2021-10-14 21:00:10 –
Dallas — A former Boeing pilot was charged by a federal grand jury on Thursday for deceiving safety regulators on a 737 Max airliner and later being involved in two fatal crashes.
The indictment accuses Mark A. Falkner of providing the Federal Aviation Administration with false and incomplete information about the automated flight control system that played a role in the crash that killed 346 people.
The prosecution said the system was not mentioned in the pilot manual or training materials because of alleged Falkner deception.
Forkner’s lawyer did not immediately respond to the comment. Boeing and FAA declined to comment.
Forkner, 49, was charged with two frauds involving aircraft parts and four transfer frauds in interstate commerce. A federal prosecutor said he will appear in court for the first time in Fort Worth, Texas on Friday. If convicted in all respects, he could face up to 100 years in prison.
The complaint alleges that he misfired and hid information about the flight control system that pushed down Maxjet’s nose, which crashed in Indonesia in 2018 and in Ethiopia in 2019. The pilot tried to regain control, but a few minutes after takeoff, both planes plummeted.
Falkner was Boeing’s chief technical pilot in the Max program. Prosecutors said Forkner had learned of significant changes to the flight control system of the Maneuvering Characteristics Augmentation System in 2016, but withheld information from the FAA. As a result, the agency removed the reference to MCAS from the technical report and did not show it in the pilot manual. Most pilots didn’t know about MCAS until after the first crash.
Prosecutors have suggested that Forkner is downplaying the power of the system to avoid the requirement for pilots to undergo large-scale and costly retraining that would increase airline training costs. Parliamentary investigators suggested that additional training would add $ 1 million to the price of each plane.
“In order to save Boeing’s money, Forkner is alleged to have withheld important information from regulators,” said Chad Meecham, acting federal prosecutor for the northern Texas district. “His cold choice to mislead the FAA lacked information on certain 737 MAX flight controls, hampered the agency’s ability to protect the public in flight, and left the pilot in a hurry.”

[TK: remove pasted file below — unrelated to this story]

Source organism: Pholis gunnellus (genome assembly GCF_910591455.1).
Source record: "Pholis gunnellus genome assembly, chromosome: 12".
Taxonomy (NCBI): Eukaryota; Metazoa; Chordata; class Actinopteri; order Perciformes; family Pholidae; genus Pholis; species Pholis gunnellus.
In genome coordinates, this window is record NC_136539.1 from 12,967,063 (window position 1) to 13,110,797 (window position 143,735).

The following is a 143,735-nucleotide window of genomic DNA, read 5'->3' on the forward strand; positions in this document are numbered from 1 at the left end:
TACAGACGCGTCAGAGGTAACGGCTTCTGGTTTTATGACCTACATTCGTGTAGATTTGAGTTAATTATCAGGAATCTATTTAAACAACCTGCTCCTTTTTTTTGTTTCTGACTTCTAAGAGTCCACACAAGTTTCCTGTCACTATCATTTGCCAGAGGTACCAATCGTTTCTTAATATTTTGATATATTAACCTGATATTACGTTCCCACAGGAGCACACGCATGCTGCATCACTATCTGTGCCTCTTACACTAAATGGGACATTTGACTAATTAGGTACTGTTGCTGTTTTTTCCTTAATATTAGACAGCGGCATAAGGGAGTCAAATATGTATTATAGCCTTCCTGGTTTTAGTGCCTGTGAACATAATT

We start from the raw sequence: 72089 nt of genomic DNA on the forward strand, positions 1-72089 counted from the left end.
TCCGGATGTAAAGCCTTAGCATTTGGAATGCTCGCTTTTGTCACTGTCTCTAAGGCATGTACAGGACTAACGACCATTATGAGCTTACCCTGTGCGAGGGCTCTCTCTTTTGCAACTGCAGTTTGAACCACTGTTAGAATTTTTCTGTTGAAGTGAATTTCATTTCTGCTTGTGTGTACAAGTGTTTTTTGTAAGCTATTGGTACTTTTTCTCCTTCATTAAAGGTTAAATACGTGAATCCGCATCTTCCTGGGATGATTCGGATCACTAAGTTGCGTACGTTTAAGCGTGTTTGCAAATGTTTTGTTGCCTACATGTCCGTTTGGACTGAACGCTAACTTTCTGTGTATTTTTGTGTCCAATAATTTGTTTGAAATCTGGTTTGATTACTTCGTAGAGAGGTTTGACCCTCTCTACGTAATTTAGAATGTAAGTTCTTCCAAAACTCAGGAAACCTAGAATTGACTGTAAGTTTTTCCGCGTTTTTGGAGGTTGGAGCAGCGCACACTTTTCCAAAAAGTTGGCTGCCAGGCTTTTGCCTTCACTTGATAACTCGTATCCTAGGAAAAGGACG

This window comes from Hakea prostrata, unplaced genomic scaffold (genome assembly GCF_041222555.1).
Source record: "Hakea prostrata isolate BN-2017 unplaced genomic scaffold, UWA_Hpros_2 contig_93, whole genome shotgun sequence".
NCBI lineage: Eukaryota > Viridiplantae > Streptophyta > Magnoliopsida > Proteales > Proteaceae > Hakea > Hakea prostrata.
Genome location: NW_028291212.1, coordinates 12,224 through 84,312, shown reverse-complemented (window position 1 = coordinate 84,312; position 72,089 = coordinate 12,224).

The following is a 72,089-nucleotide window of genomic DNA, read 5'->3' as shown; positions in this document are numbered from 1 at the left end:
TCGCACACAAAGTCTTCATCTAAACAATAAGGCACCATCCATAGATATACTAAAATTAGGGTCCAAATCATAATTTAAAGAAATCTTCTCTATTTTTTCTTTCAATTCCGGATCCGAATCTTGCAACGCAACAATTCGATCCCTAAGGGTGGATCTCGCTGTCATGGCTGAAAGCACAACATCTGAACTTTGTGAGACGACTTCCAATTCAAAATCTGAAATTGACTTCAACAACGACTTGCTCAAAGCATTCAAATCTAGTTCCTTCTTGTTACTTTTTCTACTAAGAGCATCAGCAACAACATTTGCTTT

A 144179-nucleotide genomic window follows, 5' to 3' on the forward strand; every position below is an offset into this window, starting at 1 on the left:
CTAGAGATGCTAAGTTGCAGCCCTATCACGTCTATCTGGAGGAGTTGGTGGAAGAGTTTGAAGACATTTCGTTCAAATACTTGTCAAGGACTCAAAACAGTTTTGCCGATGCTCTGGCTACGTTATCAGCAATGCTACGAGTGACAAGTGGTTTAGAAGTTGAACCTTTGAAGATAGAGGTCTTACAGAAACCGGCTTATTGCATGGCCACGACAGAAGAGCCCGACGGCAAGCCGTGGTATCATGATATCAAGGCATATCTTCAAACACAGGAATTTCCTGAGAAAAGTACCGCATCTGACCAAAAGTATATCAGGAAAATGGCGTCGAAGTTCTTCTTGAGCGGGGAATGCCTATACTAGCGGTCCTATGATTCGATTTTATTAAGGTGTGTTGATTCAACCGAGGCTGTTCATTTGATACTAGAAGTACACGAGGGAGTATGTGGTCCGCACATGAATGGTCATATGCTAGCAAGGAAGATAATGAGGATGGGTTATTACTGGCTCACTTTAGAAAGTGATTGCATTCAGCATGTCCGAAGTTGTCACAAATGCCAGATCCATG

Falkner told another Boeing employee in 2016 that MCAS was “terrible” and “rampaging” when tested in a flight simulator, but did not tell the FAA.
“So I basically lied (unknowingly) to the regulator,” Falkner wrote in a message published in 2019.
Falkner, who lives in the suburbs of Fort Worth, joined Southwest Airlines after leaving Boeing, but left the airline about a year ago.
Chicago-based Boeing has agreed to a $ 2.5 billion settlement to end the Justice Department’s investigation into its actions. The government has agreed to withdraw criminal charges of conspiracy against Boeing three years later if Boeing fulfills the January 2020 settlement terms. The settlement included a $ 243.6 million fine, nearly $ 1.8 billion for the airline that bought the plane, and $ 500 million in a fund to compensate the families of the murdered passengers.
A family of dozens of passengers is suing Boeing in a federal court in Chicago.
The clash investigation highlighted the role of MCAS, but also pointed out mistakes by airlines and pilots. Maxjet has been grounded around the world for over a year and a half. The FAA approved a re-flight of the plane at the end of last year after Boeing made changes to MCAS.
David König can be reached at www.twitter.com/airlinewriter
Boeing pilot involved in Max testing is indicted in Texas Source link Boeing pilot involved in Max testing is indicted in Texas